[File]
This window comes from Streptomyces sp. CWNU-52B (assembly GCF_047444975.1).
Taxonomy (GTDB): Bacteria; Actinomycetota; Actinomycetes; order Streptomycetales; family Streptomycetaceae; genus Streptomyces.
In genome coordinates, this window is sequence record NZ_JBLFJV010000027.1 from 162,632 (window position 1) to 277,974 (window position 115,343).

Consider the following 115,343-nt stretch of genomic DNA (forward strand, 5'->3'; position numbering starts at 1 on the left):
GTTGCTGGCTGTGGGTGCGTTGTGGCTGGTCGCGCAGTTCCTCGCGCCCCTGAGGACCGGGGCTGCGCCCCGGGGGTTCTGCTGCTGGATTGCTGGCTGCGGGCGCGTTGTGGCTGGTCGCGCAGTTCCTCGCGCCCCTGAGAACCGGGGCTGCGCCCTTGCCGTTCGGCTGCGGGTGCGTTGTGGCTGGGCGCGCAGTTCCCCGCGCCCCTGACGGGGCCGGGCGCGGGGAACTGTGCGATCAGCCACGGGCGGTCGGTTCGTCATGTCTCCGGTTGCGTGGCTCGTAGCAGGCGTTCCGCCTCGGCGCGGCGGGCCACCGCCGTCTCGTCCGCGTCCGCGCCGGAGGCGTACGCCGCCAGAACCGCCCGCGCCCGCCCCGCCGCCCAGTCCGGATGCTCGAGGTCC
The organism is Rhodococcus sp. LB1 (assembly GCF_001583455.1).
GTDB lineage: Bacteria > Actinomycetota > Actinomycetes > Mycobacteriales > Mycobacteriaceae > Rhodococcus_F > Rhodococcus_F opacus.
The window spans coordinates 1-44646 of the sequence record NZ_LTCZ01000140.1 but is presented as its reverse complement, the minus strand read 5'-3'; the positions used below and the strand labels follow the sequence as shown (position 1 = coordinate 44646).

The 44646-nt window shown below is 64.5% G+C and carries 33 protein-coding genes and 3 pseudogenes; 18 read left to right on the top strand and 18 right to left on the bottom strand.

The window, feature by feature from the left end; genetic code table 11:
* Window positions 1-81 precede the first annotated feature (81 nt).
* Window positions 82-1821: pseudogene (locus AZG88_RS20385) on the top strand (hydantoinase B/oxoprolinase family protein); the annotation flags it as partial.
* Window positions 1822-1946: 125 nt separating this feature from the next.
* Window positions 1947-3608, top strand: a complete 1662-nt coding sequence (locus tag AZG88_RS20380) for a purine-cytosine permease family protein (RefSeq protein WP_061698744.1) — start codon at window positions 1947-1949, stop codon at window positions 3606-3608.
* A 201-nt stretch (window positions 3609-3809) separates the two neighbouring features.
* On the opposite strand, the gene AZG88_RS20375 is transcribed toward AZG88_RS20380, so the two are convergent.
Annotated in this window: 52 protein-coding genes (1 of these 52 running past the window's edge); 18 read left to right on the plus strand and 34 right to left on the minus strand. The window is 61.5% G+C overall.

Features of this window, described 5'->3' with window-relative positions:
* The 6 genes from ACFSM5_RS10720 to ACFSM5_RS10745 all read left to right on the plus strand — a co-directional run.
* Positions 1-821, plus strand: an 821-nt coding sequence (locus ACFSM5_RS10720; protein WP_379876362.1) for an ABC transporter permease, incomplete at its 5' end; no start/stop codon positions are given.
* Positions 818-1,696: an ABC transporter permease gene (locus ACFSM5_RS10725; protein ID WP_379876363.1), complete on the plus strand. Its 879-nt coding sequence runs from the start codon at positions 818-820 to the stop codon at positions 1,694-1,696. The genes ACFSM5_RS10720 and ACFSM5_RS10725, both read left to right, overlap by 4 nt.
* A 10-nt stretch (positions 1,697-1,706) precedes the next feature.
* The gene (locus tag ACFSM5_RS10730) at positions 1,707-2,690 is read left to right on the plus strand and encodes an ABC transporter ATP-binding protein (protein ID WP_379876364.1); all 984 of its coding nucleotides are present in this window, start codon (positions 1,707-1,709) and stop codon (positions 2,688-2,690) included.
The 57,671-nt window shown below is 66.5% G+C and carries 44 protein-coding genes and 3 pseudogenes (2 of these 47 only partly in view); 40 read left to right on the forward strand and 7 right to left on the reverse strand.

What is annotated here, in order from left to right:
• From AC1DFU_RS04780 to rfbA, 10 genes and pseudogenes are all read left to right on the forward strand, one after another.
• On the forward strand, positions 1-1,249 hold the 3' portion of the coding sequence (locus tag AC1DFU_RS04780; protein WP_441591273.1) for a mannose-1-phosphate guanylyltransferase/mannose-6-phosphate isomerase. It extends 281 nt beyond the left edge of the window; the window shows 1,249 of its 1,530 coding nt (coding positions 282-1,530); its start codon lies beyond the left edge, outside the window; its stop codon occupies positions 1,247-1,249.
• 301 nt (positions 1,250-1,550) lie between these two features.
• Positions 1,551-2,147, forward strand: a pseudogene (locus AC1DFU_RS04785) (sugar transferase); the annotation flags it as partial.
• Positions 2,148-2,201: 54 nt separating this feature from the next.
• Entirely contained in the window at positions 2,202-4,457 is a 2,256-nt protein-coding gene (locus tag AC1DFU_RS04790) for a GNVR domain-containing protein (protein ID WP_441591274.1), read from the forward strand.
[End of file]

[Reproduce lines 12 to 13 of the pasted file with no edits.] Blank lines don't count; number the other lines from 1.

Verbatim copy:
* Window positions 82-1821: pseudogene (locus AZG88_RS20385) on the top strand (hydantoinase B/oxoprolinase family protein); the annotation flags it as partial.
* Window positions 1822-1946: 125 nt separating this feature from the next.